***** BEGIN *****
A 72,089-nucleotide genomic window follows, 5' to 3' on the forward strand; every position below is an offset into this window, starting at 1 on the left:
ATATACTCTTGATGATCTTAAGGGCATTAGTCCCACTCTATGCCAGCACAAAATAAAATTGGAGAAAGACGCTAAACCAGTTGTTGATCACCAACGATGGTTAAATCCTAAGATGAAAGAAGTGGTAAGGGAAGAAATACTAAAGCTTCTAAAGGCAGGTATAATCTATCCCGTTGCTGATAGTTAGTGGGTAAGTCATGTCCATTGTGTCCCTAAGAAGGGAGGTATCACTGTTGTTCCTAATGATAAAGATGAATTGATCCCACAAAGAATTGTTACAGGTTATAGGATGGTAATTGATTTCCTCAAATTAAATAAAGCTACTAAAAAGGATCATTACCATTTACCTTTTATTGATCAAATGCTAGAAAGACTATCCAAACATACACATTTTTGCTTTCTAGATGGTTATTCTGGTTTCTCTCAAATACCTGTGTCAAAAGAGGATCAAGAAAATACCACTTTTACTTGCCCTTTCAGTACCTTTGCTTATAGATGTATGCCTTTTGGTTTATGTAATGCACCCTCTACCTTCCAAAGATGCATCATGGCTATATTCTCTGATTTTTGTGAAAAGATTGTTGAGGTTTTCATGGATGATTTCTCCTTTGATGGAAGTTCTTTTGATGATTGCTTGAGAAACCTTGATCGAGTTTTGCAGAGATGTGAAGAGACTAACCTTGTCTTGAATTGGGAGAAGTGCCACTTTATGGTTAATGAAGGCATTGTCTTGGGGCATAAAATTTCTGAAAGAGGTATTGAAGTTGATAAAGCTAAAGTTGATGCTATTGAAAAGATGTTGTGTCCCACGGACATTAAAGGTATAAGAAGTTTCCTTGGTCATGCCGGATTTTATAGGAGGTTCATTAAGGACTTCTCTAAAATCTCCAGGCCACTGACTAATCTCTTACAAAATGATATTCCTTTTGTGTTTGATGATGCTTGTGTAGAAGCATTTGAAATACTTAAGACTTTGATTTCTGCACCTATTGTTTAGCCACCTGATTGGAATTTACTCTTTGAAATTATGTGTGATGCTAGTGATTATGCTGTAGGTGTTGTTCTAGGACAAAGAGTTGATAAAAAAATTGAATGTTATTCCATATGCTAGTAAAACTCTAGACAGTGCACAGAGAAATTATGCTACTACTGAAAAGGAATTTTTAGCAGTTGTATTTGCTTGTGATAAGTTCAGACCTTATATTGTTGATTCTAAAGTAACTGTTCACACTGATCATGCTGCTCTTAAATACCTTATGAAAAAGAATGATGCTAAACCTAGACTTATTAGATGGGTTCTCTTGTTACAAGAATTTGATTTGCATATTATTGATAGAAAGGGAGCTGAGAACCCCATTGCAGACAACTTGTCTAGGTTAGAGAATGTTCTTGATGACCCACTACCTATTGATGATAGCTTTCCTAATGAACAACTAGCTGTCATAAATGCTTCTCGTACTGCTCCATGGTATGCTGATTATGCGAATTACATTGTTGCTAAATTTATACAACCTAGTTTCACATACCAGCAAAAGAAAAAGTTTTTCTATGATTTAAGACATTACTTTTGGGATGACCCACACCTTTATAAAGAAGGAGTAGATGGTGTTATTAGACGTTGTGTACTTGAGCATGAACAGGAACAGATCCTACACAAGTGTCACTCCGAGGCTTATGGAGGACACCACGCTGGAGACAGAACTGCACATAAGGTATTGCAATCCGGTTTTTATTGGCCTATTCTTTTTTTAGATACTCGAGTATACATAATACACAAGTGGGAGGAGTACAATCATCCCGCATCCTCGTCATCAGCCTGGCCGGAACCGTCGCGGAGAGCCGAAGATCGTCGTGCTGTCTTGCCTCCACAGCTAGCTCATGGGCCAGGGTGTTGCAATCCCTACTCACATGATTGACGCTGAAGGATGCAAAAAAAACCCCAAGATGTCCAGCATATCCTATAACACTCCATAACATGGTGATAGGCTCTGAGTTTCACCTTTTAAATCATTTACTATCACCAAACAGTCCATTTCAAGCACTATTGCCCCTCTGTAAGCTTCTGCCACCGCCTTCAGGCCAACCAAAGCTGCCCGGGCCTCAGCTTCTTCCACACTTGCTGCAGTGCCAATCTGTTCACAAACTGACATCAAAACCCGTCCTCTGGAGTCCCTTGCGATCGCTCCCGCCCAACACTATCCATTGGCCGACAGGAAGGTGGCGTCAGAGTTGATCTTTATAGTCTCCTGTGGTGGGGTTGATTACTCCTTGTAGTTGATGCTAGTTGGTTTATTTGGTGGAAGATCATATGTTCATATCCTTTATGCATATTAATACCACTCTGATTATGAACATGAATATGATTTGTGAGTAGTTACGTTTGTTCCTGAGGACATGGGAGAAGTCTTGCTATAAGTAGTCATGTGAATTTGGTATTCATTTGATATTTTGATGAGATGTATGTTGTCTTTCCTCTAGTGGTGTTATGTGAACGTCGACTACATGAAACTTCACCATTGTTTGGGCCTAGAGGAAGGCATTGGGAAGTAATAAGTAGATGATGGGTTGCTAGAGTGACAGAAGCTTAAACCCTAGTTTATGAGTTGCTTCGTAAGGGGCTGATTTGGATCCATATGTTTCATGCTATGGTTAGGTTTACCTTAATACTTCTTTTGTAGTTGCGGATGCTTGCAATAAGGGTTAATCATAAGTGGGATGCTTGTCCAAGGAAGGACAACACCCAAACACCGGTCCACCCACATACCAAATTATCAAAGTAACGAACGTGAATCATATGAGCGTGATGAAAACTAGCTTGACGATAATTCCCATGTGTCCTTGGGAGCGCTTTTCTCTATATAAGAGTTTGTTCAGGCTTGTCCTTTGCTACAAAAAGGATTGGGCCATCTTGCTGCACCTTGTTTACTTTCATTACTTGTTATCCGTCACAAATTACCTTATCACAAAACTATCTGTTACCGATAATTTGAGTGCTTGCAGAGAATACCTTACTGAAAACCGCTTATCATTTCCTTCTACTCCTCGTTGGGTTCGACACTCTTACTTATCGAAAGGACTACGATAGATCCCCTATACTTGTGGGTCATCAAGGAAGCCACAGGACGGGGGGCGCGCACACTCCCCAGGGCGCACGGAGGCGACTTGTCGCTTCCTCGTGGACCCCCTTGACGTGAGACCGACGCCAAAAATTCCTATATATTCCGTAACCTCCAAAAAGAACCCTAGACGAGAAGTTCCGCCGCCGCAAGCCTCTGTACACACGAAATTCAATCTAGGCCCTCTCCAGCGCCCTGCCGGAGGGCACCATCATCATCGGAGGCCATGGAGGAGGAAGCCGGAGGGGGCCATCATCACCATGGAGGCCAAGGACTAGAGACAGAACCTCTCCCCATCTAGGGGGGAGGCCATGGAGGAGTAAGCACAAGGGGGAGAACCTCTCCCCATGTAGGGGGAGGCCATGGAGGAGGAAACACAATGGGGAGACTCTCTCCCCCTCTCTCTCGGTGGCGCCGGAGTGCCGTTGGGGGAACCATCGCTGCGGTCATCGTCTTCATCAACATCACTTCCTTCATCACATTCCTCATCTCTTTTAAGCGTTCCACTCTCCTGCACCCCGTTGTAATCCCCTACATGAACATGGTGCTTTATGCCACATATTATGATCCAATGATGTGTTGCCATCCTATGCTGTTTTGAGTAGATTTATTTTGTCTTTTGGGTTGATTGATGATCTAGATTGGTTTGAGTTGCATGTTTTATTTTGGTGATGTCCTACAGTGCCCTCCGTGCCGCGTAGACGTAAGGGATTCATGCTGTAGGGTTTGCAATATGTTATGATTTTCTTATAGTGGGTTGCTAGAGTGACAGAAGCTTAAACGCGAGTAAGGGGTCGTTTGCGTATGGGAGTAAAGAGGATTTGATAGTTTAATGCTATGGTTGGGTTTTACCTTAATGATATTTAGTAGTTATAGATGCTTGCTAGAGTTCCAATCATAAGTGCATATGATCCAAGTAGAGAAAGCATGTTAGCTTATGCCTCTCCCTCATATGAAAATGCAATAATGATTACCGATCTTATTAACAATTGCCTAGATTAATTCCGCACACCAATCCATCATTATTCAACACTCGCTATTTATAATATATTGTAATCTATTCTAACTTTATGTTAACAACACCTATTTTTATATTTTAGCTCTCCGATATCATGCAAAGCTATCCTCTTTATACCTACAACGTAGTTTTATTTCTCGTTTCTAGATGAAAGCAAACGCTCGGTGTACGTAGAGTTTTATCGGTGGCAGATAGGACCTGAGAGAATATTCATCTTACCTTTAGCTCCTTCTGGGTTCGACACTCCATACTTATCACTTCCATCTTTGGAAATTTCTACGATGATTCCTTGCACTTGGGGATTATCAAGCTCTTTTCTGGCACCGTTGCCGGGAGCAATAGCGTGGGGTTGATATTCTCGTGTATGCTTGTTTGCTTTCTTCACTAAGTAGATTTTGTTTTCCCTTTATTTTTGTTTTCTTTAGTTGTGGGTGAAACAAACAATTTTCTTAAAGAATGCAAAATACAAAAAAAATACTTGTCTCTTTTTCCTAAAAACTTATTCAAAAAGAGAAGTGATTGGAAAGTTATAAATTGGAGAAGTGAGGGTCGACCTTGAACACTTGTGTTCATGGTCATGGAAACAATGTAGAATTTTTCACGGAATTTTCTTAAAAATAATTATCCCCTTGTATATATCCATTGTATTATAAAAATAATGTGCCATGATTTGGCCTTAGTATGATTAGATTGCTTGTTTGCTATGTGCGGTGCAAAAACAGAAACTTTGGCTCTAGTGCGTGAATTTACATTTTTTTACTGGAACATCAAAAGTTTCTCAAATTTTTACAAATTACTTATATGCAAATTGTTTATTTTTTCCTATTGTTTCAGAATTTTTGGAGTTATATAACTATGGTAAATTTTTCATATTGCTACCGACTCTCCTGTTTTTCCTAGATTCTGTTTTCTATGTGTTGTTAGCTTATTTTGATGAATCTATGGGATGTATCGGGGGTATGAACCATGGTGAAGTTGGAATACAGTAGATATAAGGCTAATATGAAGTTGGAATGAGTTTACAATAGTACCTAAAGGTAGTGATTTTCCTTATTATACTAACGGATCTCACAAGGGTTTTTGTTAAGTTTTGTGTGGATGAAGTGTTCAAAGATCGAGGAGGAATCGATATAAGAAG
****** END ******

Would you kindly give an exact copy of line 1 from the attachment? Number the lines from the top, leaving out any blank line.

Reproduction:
A 72,089-nucleotide genomic window follows, 5' to 3' on the forward strand; every position below is an offset into this window, starting at 1 on the left: